Top tips for visiting Austria on a budget

Despite its monarchically lavished cities, alpine villages at the foot of gondola-gliding peaks, and enchanting lakeside hangouts, you don’t need pockets as deep as an emperor to enjoy Austria.  

Much like its Western European neighbours, Austria is a far stretch from being a shoestring destination. But public transportation is inexpensive, guest cards bundle together a staggering stack of discounts, you can wander the grounds of grandiose sites and climb every mountain without spending a cent, and street food balances out the splurge on schnitzel.  

Here’s how to make your budget stretch further on your visit to Austria.   

Daily costs 

  • Dorm bed in a hostel: €30
  • Basic hotel room for two: €100
  • Daily travel card on public transport: €8
  • City card, 24 hours: €70
  • Museum entry: €15
  • Cup of coffee: €4.50
  • Three-course restaurant dinner for two: €80
  • A glass of Austrian wine: €4
  • A pint of beer at the bar: €4
  • Average daily cost: €150 
More budget airlines serve Vienna International than other airports in Austria © Alexander Farnsworth / Getty Images

Fly into Vienna for the best choice of budget air fares 

While Salzburg, Innsbruck, Klagenfurt and Graz have airports, Vienna International Airport is Austria’s biggest, serving more flights from budget airlines such as Ryanair, Wizz Air and Eurowings. 

Travel in the shoulder seasons for cheaper room rates

The winter ski season (December to April) and summer (June to August) are the busiest times to visit Austria. In the spring and autumn shoulder seasons (May, and September to November), you’ll be more likely to snag better-priced rooms, score tickets on popular transport routes and find fewer crowds to make the most of your time at museums and other major sights.  

Book train tickets in advance to get around for less 

The cheapest way to get around Austria is by purchasing advance train tickets. Save half or more on the cost of a standard ticket by booking a bargain fixed-departure-time Sparschiene ticket with national rail operator ÖBB. But before you book, compare prices with private rail operator WESTbahn, which connects Vienna to Salzburg, Innsbruck and Bregenz with supersaver and flexible tickets. And, depending on your plans, consider whether a Eurail Austria pass – which starts at €144 for three days – might be more cost-effective.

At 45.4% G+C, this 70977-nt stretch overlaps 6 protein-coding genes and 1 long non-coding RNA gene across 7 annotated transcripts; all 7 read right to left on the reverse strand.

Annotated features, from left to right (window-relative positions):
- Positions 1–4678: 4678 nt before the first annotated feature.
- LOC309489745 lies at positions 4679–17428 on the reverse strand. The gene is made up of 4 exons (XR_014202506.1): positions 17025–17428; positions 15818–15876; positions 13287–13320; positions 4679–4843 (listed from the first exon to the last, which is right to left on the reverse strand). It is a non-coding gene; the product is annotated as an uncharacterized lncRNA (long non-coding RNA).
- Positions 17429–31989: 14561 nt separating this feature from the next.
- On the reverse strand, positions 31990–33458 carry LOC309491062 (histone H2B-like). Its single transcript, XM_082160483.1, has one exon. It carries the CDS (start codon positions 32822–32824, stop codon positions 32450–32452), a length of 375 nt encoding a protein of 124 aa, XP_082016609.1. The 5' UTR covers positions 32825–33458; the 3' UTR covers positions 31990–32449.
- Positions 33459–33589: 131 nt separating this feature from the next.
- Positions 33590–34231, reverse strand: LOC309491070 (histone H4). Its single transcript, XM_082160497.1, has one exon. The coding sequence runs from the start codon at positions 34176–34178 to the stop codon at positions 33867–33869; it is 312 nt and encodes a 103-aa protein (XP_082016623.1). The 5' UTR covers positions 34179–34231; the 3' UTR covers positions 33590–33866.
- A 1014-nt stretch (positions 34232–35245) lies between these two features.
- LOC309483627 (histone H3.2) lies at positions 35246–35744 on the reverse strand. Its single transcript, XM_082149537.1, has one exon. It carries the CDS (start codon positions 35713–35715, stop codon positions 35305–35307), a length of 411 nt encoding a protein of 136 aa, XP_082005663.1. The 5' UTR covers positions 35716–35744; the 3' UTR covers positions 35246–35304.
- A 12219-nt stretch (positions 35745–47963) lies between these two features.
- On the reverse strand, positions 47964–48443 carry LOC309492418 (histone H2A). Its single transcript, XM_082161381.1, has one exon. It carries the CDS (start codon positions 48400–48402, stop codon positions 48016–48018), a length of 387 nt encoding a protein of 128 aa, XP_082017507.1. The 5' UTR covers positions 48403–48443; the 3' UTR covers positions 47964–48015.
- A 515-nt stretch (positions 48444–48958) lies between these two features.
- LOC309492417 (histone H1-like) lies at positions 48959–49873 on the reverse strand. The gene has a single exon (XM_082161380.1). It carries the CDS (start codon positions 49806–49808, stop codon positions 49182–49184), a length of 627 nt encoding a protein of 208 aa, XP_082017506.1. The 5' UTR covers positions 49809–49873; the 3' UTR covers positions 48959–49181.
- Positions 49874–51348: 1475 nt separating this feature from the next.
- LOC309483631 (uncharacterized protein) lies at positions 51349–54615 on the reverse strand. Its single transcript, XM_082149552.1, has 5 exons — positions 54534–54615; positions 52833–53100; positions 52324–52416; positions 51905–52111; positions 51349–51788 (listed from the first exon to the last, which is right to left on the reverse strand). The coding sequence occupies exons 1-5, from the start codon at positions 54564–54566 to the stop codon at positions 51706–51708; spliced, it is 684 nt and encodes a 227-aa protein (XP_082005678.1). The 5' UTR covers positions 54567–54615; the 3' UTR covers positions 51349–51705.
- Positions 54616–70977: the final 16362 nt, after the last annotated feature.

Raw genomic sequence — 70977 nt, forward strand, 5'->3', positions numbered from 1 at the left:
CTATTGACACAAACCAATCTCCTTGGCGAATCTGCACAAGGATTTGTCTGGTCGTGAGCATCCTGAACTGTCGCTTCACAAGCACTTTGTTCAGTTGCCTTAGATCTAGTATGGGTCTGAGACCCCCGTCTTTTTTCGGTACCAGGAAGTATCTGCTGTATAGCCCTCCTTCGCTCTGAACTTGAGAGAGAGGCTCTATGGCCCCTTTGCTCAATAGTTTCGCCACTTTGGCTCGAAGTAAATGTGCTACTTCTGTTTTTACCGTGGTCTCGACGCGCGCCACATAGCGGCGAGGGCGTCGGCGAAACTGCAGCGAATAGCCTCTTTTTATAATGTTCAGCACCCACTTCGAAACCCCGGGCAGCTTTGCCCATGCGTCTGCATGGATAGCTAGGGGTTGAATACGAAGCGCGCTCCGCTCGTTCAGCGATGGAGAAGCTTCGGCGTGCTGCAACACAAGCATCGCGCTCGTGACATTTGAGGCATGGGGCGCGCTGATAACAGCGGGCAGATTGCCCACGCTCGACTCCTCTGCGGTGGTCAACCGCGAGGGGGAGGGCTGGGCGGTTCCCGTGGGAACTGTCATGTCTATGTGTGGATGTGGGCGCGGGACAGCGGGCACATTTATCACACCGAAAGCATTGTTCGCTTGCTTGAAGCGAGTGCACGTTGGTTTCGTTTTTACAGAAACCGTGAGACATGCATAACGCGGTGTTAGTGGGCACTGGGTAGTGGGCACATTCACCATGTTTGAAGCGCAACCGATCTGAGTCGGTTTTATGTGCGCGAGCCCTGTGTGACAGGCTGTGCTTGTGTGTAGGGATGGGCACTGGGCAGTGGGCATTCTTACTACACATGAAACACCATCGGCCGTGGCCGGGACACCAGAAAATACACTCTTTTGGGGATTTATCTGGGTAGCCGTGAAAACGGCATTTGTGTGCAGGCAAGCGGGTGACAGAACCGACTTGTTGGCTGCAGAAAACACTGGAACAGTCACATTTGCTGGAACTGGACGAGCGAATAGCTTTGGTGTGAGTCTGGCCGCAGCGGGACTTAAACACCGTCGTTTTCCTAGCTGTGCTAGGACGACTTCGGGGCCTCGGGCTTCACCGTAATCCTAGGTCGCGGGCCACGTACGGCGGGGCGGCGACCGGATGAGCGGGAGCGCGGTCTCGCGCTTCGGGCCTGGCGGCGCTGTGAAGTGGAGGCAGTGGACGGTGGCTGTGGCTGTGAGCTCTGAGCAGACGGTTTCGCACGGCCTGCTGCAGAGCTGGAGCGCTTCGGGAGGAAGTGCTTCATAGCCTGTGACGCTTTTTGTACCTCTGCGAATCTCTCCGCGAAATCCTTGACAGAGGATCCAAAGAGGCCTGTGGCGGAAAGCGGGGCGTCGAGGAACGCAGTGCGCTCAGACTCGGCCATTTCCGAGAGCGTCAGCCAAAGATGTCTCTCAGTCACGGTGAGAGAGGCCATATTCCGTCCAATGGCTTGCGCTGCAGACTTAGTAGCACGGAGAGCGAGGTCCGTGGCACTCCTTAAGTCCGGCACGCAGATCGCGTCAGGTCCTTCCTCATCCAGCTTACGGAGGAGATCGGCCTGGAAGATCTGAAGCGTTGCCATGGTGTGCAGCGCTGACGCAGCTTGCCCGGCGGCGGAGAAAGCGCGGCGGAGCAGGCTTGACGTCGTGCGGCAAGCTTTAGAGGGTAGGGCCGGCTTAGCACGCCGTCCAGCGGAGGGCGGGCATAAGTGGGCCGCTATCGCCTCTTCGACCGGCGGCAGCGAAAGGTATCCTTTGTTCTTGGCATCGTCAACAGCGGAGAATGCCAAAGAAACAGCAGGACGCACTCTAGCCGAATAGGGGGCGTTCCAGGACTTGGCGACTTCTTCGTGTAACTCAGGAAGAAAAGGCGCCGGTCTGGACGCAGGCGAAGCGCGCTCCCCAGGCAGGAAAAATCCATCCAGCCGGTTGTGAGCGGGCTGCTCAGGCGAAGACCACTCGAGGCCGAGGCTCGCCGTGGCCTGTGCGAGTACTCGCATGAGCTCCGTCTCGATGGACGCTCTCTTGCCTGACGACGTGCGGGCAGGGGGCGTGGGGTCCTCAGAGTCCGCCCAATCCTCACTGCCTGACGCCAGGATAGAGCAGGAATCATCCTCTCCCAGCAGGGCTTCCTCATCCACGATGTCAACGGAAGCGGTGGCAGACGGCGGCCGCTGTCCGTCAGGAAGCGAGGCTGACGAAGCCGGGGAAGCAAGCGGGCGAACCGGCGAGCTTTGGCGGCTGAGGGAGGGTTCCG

Read more: Everything you need to know about getting around Austria

Get a 24-hour pass for unlimited public transportation 

In big cities, a single ride on public transport might cost as little as €2.40, but don’t pay as you go if you plan to travel several times over the course of a day; you’ll save money with a 24-hour pass, which costs less than €10. 

A red car on a funicular railway climbs up a steep, snowy track with the city of Graz, Austria, in the background.
City tourism cards include free or discounted rates for attractions such as the Schlossbergbahn in Graz © Shutterstock / irakite

Plan your days – a city tourist pass could save you money

Palaces, museum complexes and tempting day trips – traveling on a budget shouldn’t mean having to max out on one highlight per day. Depending on your plans, you could save money with city tourist passes in 24-, 48-, or 72-hour variations, which include public transportation and discounts for attractions. 

The Vienna City Card includes a 20% discount on participating hotels and restaurants.

You’ll get the Innsbruck Welcome Card with a stay of two nights at partner hotels and it includes weekly guided hiking and e-biking tours

The Graz Card adds on free travel on the Schlossbergbahn and the Schlossberglift, as well as an old town tour.

The Linz Card grants free museum entry, a €10 voucher redeemable on concerts and river cruises and throws in a trundle on the mountain tramway Pöstlingbergbahn.

The Salzburg Card represents the best value for money. It offers one night of accommodation and free admission to every city tourist attraction and museum that you can squeeze in.

Book at partner hotels with regional discount cards 

If you’re roaming a region you can look out for guest cards offering unlimited transport, entry discounts and access to outdoor activities.

If you book a room at a partner hotel in Tyrol, Vorarlberg, Salzburgerland, Upper Austria and Burgenland and you’ll get a card for free at check-in.

In areas without partner hotel links you can buy regional money-saving cards, such as Carinthia (Kärnten Card), Styria (Steiermark-Card) and Lower Austria (Niederösterreich-CARD), 

An elevated view over the carefully landscaped Mirabell Gardens in Salzburg, with the historic Hohensalzburg Fortress atop a hill in the background
Some of the most picturesque sights, including the Mirabell Gardens in Salzburg, won’t cost you a cent © canadastock / Shutterstock